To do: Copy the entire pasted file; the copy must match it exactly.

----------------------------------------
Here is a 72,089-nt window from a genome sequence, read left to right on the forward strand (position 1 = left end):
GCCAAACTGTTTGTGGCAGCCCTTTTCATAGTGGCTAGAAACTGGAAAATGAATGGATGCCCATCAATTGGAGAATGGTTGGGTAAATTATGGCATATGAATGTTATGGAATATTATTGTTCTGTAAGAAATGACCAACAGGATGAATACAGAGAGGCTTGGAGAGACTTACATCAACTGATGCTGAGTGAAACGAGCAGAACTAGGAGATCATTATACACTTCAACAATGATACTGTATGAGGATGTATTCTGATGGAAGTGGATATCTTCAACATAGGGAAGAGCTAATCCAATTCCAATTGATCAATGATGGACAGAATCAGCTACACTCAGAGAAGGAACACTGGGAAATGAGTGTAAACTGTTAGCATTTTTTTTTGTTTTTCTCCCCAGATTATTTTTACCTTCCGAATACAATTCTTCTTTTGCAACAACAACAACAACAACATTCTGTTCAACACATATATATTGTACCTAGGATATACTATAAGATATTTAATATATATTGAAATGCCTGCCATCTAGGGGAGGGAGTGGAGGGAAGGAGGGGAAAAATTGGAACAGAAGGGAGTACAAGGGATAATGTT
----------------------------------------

Here is a 72,089-nt window from a genome sequence, read left to right on the forward strand (position 1 = left end):
GCCAAACTGTTTGTGGCAGCCCTTTTCATAGTGGCTAGAAACTGGAAAATGAATGGATGCCCATCAATTGGAGAATGGTTGGGTAAATTATGGCATATGAATGTTATGGAATATTATTGTTCTGTAAGAAATGACCAACAGGATGAATACAGAGAGGCTTGGAGAGACTTACATCAACTGATGCTGAGTGAAACGAGCAGAACTAGGAGATCATTATACACTTCAACAATGATACTGTATGAGGATGTATTCTGATGGAAGTGGATATCTTCAACATAGGGAAGAGCTAATCCAATTCCAATTGATCAATGATGGACAGAATCAGCTACACTCAGAGAAGGAACACTGGGAAATGAGTGTAAACTGTTAGCATTTTTTTTTGTTTTTCTCCCCAGATTATTTTTACCTTCCGAATACAATTCTTCTTTTGCAACAACAACAACAACAACATTCTGTTCAACACATATATATTGTACCTAGGATATACTATAAGATATTTAATATATATTGAAATGCCTGCCATCTAGGGGAGGGAGTGGAGGGAAGGAGGGGAAAAATTGGAACAGAAGGGAGTACAAGGGATAATGTT